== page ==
Strictly: Hamza Yassin emotional as he reflects on experience
Hamza Yassin has made the revelation that wildlife shows are deliberately edited for dramatic effect and that appearances may not be as they seem.
However, the Strictly Come Dancing star, who triumphed on the BBC show with pro Jowita Przystal last year, insists that he wants nothing more than to tell the truth.
Letting fans in on how scenes are manipulated to make viewers more emotional, he explained: “The amount of times we’ll film a cheetah family, and she’s got three babies, and we just zoom in slightly and crop out the last baby.
“Then you bring in a lion and the lion goes “Grr” and you think, ‘Oh, the lion’s killed the baby!’
“And then, five minutes of drama, and we just zoom back out again and then you say, ‘Ah, it’s all a happy story’. No. That didn’t happen. We are dramatising what we are seeing,” he elaborated.
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Talking at the Cheltenham Literature Festival, as reported by Mail Online, he added that the aim is to get viewers emotionally involved so that they will engage with causes to help animals and the environment.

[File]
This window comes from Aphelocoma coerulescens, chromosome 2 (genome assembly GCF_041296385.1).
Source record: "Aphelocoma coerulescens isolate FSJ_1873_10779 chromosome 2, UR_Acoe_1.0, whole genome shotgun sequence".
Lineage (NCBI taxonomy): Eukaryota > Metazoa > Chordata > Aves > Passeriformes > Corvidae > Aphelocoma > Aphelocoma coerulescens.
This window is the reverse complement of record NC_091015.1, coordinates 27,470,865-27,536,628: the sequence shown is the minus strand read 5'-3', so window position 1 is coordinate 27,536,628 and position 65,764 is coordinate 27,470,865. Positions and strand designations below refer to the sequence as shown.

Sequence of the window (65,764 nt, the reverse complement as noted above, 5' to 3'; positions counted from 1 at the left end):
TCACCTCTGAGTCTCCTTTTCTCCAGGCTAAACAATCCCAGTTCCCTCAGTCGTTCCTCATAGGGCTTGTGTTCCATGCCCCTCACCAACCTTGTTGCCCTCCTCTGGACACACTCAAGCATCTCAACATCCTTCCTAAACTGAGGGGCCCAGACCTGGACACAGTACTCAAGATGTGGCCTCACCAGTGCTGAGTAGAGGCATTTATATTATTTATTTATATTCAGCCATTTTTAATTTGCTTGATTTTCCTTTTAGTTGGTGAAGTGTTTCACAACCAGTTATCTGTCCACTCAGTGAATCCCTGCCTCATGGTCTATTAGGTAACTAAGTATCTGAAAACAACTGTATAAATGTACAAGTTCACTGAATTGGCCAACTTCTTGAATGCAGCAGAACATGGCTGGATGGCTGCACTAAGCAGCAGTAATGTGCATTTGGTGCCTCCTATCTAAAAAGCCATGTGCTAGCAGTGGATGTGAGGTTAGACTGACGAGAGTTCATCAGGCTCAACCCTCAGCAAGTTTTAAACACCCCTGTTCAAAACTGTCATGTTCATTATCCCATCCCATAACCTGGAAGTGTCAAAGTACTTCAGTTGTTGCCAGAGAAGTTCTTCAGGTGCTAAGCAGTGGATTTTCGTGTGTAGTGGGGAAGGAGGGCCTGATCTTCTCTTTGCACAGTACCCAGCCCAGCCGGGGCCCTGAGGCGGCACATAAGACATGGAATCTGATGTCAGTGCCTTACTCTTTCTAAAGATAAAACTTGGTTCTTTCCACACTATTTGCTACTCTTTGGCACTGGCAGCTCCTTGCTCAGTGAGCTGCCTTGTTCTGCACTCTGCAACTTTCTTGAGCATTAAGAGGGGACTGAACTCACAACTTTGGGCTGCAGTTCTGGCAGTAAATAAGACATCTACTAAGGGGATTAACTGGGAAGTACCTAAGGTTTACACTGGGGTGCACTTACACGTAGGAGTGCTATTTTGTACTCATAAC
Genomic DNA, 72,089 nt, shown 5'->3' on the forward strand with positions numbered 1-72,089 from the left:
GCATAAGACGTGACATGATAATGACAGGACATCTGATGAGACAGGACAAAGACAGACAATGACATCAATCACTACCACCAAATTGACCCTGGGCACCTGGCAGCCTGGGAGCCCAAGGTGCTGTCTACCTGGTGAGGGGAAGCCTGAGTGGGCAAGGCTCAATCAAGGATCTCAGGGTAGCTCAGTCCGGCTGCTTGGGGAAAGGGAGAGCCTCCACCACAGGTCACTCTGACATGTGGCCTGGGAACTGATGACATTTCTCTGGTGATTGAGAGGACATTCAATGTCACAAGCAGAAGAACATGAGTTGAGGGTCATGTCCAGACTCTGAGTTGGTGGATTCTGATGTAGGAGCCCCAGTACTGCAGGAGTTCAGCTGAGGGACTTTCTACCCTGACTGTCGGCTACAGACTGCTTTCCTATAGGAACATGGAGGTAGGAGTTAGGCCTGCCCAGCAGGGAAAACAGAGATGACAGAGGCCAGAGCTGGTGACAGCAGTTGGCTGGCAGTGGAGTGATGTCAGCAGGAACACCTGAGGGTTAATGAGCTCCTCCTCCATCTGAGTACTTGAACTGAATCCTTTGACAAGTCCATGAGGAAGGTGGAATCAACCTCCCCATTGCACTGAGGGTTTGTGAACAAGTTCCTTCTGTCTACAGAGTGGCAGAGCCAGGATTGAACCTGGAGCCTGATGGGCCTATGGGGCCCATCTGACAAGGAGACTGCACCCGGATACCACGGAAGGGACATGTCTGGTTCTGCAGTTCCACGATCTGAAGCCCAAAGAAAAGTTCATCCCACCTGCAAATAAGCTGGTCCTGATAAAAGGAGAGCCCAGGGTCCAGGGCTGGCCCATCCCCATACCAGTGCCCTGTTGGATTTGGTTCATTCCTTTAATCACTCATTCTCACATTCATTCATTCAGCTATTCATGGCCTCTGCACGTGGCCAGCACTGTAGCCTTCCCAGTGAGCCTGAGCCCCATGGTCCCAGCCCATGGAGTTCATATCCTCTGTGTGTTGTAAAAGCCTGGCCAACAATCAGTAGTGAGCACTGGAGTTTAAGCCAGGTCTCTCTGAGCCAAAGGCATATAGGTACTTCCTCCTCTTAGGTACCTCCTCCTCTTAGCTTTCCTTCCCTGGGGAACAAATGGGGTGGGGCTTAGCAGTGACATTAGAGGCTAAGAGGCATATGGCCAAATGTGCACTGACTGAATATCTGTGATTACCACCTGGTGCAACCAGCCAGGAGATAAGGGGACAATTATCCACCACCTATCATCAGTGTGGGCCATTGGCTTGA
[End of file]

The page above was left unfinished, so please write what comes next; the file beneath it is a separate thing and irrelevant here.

However, he continued: “I want to tell the truth. I want to say what’s happening in this world.”
Hamza’s passion for animals and rugged landscapes led him to move to Scotland at a young age and, while he initially had no home there, that didn’t deter the cameraman as he lived out of his car.
Fans have been enthralled by his latest documentary, Strictly: Birds of Prey, with one taking to Twitter (X) to exclaim: “Surely Hamza has to be the next David Attenborough when David stands down.”
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However, he almost didn’t enter the profession at all as his parents had firm plans for him to take on a career in medicine.
Becoming increasingly discontent, he had a heart-to-heart with them, explaining he’d “fallen deeply in love with mother nature” and wanted to pursue his dreams.
Chatting to The Guardian, Hamza clarified: “I was following in the family footsteps being in the medical profession but then declined it for zoology.
“I said to [my parents], ‘Look, I’m severely dyslexic – this is going to be an absolute nightmare. As much as I’d love to please everybody by becoming a medic, I’ve got to follow my dreams of becoming a wildlife cameraman and zoologist.'”
That decision paid off, as Hamza went on to achieve two degrees – one in Zoology and one in Biological Imaging and Photography – and success as a presenter on various BBC shows followed.
He has worked on Countryfile, Animal Park, The One Show, The Hunt and even on rival channel ITV’s This Morning, to name a few.
Hamza has also clarified that 97-year-old Attenborough – who is almost three times his age – is one of his biggest idols.
“[He gave me the love of mother nature and I want to pass that onto the next generation,” he explained.
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